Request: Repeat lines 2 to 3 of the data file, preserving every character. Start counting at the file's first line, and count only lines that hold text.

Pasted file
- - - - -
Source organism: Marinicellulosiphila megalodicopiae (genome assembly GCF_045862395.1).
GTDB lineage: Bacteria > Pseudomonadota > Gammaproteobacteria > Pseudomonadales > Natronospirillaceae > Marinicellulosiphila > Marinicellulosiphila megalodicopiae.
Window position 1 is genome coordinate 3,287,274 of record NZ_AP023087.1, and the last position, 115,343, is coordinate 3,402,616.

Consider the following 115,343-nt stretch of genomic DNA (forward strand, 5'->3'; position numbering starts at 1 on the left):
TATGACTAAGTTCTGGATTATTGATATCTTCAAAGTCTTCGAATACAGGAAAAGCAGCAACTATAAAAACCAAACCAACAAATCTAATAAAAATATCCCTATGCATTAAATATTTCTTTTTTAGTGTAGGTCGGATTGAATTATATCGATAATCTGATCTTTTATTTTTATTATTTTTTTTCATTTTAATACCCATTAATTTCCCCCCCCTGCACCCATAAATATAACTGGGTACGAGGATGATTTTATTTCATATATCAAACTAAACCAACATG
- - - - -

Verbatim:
GTDB lineage: Bacteria > Pseudomonadota > Gammaproteobacteria > Pseudomonadales > Natronospirillaceae > Marinicellulosiphila > Marinicellulosiphila megalodicopiae.
Window position 1 is genome coordinate 3,287,274 of record NZ_AP023087.1, and the last position, 115,343, is coordinate 3,402,616.